Can a natural dewormer for dogs and cats work?

13th June 2016
Beryl Shuttleworth
3 Responses

Issues with traditional dewormers for dogs and cats

There are several groups of worms that can infect your pet – tapeworms, whipworms, roundworms, esophageal worms, thread worms, stomach worms and hookworms.  There are also various types of parasitic protozoa (eg. toxoplasma, giardia, and coccidia). Symptoms and treatments vary.

Conventional worming medications are starting to fail for various reasons – overuse, parasite resistance, etc.  It makes sense for us animal owners to investigate the possible use of natural wormers for parasite control. Are there any that actually work?

Diatomaceous Earth

Bennett et al, in 20110, experimented with diatomaceous earth, fed internally to two breeds of hens. It was found to decrease the parasite count in the one breed but not the other more parasite resistant breed. The species of parasites that were decreased were: Capillaria (roundworm), Eimeria (coccidia), Heterakis (roundworm).

Fernandez et al (1998) and Bernard et al (2009) found no anthelminthic (deworming) effect of diatomaceous earth in steers and goats.

However, Osweiler and Carson, in 1997, studied sheep and found “there was a trend toward lower fecal egg/gram counts in DE-treated lambs. DE by itself was not shown to be an effective parasite control agent, but could be used as part of a parasite control program.”

Clove (Syzygium)

A group of scientists in India studied the effect of Cloves on earthworms (because of their similarity to roundworms).  The cloves were found to be far more than 30 times more effective at killing the worms than Albendazole, a commonly used chemical wormer.

Another similar study showed cloves to be 7 times more effective than Piperazine, another chemical wormer.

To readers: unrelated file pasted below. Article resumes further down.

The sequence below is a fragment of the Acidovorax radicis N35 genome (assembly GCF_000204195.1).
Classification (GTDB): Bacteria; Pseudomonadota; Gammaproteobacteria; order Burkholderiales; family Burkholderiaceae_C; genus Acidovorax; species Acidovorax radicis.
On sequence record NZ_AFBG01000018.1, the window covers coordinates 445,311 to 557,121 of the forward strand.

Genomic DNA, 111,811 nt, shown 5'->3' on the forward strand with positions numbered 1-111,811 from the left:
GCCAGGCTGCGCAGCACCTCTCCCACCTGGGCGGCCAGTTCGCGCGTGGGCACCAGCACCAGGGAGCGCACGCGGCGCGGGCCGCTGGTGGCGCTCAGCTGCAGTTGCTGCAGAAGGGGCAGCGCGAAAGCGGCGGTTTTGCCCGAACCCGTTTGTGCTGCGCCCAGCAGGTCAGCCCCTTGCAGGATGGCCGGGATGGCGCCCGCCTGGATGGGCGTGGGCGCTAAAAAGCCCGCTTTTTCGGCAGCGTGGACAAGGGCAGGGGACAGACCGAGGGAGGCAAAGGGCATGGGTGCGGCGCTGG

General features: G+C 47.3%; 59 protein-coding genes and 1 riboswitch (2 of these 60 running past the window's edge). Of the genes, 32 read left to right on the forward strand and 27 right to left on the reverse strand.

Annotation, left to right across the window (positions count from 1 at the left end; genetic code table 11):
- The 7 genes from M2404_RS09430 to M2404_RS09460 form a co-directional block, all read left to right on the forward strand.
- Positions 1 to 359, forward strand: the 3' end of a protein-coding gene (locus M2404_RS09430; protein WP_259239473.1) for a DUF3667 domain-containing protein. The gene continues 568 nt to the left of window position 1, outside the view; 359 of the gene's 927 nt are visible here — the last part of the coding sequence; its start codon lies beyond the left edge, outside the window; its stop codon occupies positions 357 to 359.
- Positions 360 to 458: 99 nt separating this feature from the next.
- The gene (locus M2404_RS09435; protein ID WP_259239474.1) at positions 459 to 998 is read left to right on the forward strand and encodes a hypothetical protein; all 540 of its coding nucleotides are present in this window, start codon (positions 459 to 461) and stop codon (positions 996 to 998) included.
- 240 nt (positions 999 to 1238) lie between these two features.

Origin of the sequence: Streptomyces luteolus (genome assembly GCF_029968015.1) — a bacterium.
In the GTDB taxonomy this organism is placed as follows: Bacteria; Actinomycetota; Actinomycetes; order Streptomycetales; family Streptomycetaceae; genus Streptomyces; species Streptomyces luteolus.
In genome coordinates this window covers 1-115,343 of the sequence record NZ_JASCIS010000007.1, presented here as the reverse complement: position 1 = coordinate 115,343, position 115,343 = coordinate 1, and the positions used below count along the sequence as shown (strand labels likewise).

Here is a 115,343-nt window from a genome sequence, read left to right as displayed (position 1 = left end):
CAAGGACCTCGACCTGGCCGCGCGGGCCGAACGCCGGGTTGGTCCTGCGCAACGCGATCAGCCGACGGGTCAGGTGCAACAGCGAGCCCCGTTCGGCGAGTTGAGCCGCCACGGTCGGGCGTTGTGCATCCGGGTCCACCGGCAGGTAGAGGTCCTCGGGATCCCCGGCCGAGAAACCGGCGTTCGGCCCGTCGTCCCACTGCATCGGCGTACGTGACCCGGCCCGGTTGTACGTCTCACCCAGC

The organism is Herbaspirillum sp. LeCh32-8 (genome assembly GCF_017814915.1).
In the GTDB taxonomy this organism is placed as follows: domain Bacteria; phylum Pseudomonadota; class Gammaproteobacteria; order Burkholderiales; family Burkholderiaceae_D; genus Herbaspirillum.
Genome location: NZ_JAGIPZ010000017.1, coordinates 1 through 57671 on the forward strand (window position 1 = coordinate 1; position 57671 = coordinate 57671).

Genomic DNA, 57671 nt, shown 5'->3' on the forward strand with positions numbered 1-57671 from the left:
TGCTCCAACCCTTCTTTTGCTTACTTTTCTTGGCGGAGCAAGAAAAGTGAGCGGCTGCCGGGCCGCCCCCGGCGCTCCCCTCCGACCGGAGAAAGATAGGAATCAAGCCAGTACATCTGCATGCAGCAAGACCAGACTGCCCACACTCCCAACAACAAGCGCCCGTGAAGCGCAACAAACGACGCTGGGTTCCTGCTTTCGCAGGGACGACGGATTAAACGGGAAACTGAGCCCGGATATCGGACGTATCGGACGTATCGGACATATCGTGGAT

Other species of parasites that cloves kill are: Caenorhabditis elegans and Rhabditis macrocerca and Ascaris suum (all roundworms).


Quoting scientists Bone and Morgan:

“Artemisia absinthium is well known to herbalists with particular application to treating nematode infestation, especially infestation with Enterobius (threadworm) or Ascaris (roundworm). Wormwood has been used as an anthelmintic since ancient times and is currently utilised in many countries throughout the world for this purpose. Wormwood tincture is employed in the West Indies as a worm preventative. Wormwood has also been used for the de-worming of horses, cows and sheep.

Constituents of the aerial parts of wormwood include bitter substances (sesquiterpene lactones, mainly absinthin) and an essential oil containing mainly terpenes. The essential oil contains the potentially toxic monoterpene thujone and for this reason the recommended therapeutic doses of wormwood should not be exceeded.

In vitro wormwood aqueous extract demonstrated anthelmintic activity towards the roundworm Trichostrongylus colubriformis.

Thujone is also implicated in the anthelmintic activity of wormwood. Experiments carried out in Edinburgh in 1955 indicated the efficacy of thujone in eliminating Ascaris lumbricoides (roundworm).

Wormwood aqueous extract and alcohol extract strongly inhibited the in vitro growth of the parasitic protozoa Naegleria fowleri. The sesquiterpene lact one fraction isolated from the alcohol extract was also active.  Wormwood powder (1.5 g/day) provided effective treatment for acute intestinal amoebiasis in an uncontrolled trial of 20 patients. Symptoms were relieved and 70% of cases were cleared of the protozoa Entamoeba histolytica according to stool analysis.

Pumpkin seeds

Plenty of evidence for this one too.

Scientists in China (Li et al) found that treatment with pumpkin seeds caused tapeworms (Taenia) to be expelled. Then, Feitosa et al showed pumpkin seed powder to be effective in generally reducing egg counts in ostriches.

There are plenty of studies demonstrating the effectiveness of pumpkin seeds against roundworms, tapeworms and others.

A natural dewormer for dogs and cats

It is my opinion that neither the conventional wormers, nor the alternative wormers are a complete solution. What I do with my animals is to alternate between the two. In this way not only am I getting more variety and hence less likelihood of resistance building up, but I am also minimising the side effects of chemical wormers by halving the quantity I use.

Find out more about The Herbal Pet’s Cleansing Formula


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